Back Story Does Not Go in the Front

  • 2009-2010 MEMOIR CLASS BEFORE THEY ALL GOT FAMOUS
  • If you really want to hear about it, the first thing you’ll probably want to know is where I was born, and what my lousy childhood was like, and how my parents were occupied and all before they had me, and all that David Copperfield kind of crap, but I don’t feel like going into it, if you want to know the truth.
    –Catcher in the Rye by J. D. Salinger
  • I had a lot of fascinating back story in Lagunitas, my childhood memoir not-in-progress. My father was on Hawaii when the Japanese attacked, and eight months later sent to Leavenworth for desertion. My mother had danced for a Sally Rand, who hired pretty girls for her shows in Las Vegas. When my sister and I were born, they were written up for having five children under the age of five. Then my mother got TB.
  • “We don’t need any of that,” Laura said in the workshop. after I made everybody surround the ping pong table to be taken through the interesting beats of my back story.  She bikes over from Berkeley, and arrives in colorful outfits topped by special bike raincoats that shone fluorescent green.  Today I decided her raincoat was stupid. Her remark was so hurtful! If I’m interested in how my parents met, and the even more, now that I think about it, compelling facts of my own birth, so I can hardly deny my readers the chance to hear all about them.
  • She said it nicely, and goddamn it something didn’t finally clock. Although I’d obsessed over that back story for years, I swept the contents of the Ping-Pong table into a box (promising myself that I could shoehorn in flashbacks later.).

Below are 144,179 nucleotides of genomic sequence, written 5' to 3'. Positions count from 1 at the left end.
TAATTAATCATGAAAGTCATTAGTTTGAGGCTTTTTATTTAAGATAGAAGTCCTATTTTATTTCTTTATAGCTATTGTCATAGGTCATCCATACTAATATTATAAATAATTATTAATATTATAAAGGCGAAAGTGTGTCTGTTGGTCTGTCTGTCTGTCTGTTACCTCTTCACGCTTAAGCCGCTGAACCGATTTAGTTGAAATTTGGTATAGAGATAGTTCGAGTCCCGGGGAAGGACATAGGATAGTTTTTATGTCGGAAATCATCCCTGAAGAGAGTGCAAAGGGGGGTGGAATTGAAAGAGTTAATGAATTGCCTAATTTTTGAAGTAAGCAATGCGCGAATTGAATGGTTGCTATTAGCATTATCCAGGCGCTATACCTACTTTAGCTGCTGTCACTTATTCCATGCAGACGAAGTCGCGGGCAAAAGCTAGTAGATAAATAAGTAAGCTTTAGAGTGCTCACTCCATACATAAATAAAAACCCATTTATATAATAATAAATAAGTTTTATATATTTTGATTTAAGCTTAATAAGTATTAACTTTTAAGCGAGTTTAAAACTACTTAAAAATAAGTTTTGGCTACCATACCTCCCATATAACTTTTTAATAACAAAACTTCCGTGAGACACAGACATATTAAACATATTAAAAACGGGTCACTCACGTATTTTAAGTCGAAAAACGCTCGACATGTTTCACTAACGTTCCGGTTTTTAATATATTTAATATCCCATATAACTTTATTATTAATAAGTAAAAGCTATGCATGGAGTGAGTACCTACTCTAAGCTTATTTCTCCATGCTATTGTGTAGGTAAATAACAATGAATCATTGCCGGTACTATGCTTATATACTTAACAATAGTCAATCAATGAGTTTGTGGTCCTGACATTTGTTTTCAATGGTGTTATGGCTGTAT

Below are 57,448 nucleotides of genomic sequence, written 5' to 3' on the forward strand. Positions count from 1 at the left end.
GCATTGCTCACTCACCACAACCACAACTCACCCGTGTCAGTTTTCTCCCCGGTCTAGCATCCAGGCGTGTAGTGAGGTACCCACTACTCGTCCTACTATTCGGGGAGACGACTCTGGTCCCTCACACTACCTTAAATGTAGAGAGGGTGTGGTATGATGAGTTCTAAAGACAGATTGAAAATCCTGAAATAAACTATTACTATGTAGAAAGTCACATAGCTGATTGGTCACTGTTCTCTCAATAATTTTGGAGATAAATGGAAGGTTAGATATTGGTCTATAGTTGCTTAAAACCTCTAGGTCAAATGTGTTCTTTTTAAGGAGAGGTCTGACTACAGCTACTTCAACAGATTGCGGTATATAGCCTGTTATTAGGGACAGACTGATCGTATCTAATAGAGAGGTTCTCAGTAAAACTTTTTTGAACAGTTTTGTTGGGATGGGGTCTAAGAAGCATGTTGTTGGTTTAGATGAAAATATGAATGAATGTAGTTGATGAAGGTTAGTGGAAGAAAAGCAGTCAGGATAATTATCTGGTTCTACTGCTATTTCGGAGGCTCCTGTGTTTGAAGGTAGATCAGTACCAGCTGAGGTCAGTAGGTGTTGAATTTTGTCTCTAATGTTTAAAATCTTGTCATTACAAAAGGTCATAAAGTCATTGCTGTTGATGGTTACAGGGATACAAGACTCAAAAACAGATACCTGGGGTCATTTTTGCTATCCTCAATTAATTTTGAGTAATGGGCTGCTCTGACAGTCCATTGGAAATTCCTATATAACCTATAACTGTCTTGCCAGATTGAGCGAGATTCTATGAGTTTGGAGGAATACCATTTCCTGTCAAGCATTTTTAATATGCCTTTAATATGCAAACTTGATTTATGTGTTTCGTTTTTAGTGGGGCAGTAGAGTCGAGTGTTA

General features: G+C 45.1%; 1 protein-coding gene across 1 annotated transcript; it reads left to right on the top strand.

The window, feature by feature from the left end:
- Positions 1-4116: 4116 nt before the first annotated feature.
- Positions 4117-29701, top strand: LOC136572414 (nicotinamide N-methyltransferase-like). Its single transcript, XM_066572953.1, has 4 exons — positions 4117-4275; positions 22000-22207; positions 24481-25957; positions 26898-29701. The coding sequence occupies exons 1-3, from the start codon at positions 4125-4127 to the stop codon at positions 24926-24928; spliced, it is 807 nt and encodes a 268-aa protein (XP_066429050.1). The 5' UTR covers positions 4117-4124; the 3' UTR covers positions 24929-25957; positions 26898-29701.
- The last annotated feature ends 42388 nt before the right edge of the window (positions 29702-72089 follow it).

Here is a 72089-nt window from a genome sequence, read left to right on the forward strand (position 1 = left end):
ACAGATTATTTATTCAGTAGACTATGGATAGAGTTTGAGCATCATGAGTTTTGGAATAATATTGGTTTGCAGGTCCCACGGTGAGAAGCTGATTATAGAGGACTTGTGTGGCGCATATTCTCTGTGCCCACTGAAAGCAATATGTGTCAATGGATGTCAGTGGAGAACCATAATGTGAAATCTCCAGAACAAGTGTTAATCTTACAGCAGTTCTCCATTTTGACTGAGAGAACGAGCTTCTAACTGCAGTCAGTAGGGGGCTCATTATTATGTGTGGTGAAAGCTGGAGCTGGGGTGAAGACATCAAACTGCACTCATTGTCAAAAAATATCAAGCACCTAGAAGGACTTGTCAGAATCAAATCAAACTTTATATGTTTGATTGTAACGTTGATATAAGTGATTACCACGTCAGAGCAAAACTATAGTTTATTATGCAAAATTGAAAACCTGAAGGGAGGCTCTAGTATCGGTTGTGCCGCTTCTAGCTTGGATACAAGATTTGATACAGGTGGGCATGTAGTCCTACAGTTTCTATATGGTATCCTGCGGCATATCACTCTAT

• Try hard not to fill us in. People who are now married must once have met. Adoptive parents can be presumed to have first tried to have their one child, and to have wanted to be a mother or father. No explanation necessary. The mother of a two-year-old must have given birth. That a person about to set aside everything in her life to spend a long-dreamed-of year in France may be assumed to like the idea of France.
  • That’s my student Shoshanna Kirk. Her story, briefly, is this: she and her husband find themselves between jobs, and they can rent their house in San Francisco for enough to finance a year in France. Voila! Before they go, she finds she’s pregnant, and decide to go anyway. She’ll have the baby in France, with the help of the excellent and progressive French medical system.
  • She started out as we all do, wanting to include all she knew about her love of France, and dream of living there for a year, including taking French in high school, and marrying a young Frenchman, and the stretch in San Francisco. Chapters of that!